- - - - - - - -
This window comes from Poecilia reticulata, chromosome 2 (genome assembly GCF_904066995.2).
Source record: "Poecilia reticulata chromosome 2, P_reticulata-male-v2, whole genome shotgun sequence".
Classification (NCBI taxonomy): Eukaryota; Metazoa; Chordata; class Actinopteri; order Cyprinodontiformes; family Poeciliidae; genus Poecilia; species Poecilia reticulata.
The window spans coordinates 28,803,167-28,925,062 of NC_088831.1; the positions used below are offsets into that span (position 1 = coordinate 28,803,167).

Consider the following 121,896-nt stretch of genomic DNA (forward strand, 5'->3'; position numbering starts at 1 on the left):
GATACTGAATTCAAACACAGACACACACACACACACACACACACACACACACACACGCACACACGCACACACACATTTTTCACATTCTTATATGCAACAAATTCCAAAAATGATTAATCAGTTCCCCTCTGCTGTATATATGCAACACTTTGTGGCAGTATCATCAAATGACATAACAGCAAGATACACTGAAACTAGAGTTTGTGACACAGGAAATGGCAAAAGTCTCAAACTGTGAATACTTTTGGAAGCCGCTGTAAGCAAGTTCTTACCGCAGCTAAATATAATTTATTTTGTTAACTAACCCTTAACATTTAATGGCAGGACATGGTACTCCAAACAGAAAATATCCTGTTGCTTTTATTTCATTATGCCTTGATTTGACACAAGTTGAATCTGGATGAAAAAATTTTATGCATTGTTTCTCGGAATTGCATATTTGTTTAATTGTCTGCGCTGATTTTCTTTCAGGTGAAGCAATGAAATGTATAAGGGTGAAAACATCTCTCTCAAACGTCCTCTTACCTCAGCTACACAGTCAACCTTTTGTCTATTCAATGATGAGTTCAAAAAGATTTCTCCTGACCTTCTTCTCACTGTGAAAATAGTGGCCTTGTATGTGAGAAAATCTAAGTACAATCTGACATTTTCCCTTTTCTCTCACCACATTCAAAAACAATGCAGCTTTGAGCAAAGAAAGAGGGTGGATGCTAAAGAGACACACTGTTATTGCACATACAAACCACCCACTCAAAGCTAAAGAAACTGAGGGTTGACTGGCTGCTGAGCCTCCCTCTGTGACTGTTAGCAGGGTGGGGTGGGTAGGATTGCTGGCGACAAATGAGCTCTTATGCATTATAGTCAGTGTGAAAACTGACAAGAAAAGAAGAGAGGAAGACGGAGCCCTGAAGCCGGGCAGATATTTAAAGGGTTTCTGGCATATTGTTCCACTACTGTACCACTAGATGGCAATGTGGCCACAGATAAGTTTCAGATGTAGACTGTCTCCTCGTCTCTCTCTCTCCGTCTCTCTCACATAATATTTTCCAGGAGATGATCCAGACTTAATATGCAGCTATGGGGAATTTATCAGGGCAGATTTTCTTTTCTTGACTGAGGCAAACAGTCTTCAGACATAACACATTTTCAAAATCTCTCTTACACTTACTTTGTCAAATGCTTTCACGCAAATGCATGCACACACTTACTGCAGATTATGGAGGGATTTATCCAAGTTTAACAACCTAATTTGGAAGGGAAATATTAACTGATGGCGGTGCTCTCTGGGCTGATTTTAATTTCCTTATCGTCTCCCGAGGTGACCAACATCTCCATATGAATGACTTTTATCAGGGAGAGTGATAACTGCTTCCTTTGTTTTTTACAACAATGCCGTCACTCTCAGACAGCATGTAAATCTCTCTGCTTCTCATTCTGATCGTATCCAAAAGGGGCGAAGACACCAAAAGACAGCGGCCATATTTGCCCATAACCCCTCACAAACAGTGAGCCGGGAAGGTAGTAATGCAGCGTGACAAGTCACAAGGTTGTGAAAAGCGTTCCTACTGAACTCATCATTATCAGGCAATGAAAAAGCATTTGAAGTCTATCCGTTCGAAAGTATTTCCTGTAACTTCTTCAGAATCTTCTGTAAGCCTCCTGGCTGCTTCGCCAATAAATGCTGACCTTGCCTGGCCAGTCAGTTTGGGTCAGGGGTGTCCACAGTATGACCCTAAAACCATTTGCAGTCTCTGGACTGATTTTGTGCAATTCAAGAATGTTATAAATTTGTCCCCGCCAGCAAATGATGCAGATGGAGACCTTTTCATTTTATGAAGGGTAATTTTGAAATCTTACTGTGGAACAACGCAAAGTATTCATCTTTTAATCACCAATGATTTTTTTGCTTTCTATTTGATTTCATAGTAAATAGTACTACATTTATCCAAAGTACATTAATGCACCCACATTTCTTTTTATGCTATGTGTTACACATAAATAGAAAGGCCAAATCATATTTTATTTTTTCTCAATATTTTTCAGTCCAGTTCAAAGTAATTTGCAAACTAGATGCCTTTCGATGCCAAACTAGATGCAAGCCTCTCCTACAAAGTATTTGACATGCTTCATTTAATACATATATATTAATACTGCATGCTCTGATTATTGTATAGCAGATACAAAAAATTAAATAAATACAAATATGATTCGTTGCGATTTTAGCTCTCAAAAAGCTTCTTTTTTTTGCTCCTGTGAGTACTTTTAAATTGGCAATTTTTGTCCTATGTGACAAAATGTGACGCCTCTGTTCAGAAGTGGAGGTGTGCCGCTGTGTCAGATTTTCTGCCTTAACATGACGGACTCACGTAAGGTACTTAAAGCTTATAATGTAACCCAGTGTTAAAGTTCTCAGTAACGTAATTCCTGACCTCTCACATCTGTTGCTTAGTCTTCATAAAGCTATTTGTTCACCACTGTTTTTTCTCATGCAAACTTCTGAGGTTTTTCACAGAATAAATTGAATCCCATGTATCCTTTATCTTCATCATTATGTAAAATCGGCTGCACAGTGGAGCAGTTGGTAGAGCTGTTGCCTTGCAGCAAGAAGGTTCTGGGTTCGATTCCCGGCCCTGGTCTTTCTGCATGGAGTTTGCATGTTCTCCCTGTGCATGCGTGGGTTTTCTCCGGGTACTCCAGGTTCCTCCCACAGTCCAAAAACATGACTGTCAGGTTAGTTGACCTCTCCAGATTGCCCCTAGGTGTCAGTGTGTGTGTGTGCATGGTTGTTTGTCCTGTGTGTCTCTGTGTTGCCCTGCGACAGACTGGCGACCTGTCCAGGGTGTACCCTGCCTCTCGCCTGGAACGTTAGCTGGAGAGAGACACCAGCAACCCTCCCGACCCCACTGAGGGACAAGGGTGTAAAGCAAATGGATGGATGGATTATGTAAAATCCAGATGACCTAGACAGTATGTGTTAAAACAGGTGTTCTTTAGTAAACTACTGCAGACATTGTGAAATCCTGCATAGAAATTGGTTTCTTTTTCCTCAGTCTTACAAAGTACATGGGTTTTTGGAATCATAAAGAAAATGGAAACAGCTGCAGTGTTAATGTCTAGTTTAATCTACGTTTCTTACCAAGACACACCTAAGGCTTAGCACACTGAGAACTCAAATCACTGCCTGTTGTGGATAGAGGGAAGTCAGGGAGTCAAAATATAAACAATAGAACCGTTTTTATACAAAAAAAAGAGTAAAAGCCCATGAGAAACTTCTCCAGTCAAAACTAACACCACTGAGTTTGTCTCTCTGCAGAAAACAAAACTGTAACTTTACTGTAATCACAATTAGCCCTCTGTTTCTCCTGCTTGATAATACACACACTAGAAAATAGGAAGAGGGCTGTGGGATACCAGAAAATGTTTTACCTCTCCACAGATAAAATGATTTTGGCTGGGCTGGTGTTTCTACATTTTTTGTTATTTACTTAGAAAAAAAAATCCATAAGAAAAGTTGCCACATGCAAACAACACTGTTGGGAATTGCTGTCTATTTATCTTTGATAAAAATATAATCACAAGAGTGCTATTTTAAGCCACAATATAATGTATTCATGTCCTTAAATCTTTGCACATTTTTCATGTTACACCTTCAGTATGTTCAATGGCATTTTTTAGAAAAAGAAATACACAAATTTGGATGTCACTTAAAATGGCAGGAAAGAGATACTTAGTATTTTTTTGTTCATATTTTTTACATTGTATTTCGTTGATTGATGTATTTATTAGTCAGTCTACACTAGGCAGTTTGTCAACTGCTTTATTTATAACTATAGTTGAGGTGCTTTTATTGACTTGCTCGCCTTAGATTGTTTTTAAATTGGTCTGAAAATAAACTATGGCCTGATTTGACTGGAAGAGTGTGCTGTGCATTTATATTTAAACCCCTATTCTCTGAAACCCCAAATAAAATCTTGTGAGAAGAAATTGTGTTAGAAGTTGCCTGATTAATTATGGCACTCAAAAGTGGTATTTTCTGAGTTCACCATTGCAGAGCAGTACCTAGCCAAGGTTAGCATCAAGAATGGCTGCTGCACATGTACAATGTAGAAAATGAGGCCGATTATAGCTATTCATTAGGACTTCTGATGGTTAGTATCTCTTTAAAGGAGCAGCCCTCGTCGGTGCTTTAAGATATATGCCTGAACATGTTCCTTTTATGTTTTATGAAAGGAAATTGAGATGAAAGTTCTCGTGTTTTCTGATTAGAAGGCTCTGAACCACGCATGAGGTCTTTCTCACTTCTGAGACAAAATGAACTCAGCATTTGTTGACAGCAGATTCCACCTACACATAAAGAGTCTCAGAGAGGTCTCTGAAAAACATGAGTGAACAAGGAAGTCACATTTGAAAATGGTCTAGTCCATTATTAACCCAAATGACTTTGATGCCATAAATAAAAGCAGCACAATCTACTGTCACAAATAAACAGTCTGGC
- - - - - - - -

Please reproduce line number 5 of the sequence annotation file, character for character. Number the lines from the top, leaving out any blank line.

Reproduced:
Consider the following 121,896-nt stretch of genomic DNA (forward strand, 5'->3'; position numbering starts at 1 on the left):